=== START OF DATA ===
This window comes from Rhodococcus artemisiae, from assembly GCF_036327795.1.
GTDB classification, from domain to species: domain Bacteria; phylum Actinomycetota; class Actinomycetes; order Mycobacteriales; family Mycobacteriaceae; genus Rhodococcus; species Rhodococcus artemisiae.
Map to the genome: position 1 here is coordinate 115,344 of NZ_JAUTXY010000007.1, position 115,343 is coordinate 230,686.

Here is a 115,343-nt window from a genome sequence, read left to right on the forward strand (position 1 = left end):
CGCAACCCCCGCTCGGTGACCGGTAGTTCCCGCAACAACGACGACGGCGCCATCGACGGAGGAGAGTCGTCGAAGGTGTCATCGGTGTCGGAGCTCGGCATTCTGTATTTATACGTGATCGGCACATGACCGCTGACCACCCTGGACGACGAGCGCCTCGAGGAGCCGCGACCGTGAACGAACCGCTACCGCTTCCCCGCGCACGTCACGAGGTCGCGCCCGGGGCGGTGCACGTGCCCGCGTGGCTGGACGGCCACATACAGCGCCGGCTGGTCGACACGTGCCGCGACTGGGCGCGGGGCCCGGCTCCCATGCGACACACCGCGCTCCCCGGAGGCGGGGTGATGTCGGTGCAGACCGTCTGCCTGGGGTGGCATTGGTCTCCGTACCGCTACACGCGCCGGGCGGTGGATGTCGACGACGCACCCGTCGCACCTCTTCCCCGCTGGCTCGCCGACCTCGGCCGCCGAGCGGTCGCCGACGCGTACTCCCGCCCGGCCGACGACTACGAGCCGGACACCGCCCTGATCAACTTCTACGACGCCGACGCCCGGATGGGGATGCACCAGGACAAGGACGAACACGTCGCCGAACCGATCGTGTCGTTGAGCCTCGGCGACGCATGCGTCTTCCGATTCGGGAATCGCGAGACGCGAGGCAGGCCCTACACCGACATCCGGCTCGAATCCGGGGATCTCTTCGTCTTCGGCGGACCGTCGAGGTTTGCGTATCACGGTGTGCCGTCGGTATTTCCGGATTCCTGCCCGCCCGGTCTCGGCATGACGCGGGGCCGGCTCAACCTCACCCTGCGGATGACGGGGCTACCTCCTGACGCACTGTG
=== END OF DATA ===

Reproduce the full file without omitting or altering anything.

This window comes from Rhodococcus artemisiae, from assembly GCF_036327795.1.
GTDB classification, from domain to species: domain Bacteria; phylum Actinomycetota; class Actinomycetes; order Mycobacteriales; family Mycobacteriaceae; genus Rhodococcus; species Rhodococcus artemisiae.
Map to the genome: position 1 here is coordinate 115,344 of NZ_JAUTXY010000007.1, position 115,343 is coordinate 230,686.

Here is a 115,343-nt window from a genome sequence, read left to right on the forward strand (position 1 = left end):
CGCAACCCCCGCTCGGTGACCGGTAGTTCCCGCAACAACGACGACGGCGCCATCGACGGAGGAGAGTCGTCGAAGGTGTCATCGGTGTCGGAGCTCGGCATTCTGTATTTATACGTGATCGGCACATGACCGCTGACCACCCTGGACGACGAGCGCCTCGAGGAGCCGCGACCGTGAACGAACCGCTACCGCTTCCCCGCGCACGTCACGAGGTCGCGCCCGGGGCGGTGCACGTGCCCGCGTGGCTGGACGGCCACATACAGCGCCGGCTGGTCGACACGTGCCGCGACTGGGCGCGGGGCCCGGCTCCCATGCGACACACCGCGCTCCCCGGAGGCGGGGTGATGTCGGTGCAGACCGTCTGCCTGGGGTGGCATTGGTCTCCGTACCGCTACACGCGCCGGGCGGTGGATGTCGACGACGCACCCGTCGCACCTCTTCCCCGCTGGCTCGCCGACCTCGGCCGCCGAGCGGTCGCCGACGCGTACTCCCGCCCGGCCGACGACTACGAGCCGGACACCGCCCTGATCAACTTCTACGACGCCGACGCCCGGATGGGGATGCACCAGGACAAGGACGAACACGTCGCCGAACCGATCGTGTCGTTGAGCCTCGGCGACGCATGCGTCTTCCGATTCGGGAATCGCGAGACGCGAGGCAGGCCCTACACCGACATCCGGCTCGAATCCGGGGATCTCTTCGTCTTCGGCGGACCGTCGAGGTTTGCGTATCACGGTGTGCCGTCGGTATTTCCGGATTCCTGCCCGCCCGGTCTCGGCATGACGCGGGGCCGGCTCAACCTCACCCTGCGGATGACGGGGCTACCTCCTGACGCACTGTG